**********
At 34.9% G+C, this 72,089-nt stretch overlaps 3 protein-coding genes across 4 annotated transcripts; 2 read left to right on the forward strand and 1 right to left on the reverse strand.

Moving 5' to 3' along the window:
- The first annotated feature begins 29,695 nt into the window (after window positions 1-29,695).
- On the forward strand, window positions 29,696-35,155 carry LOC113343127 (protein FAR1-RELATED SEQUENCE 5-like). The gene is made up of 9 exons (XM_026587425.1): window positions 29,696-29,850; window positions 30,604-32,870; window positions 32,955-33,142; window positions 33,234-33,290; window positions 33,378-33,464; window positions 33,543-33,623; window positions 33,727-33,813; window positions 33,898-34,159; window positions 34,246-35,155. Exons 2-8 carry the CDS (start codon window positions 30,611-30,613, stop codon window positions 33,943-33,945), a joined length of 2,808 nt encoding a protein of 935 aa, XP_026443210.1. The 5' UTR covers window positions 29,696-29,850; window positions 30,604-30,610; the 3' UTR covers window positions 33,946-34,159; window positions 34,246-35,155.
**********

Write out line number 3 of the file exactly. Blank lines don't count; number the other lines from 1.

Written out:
- The first annotated feature begins 29,695 nt into the window (after window positions 1-29,695).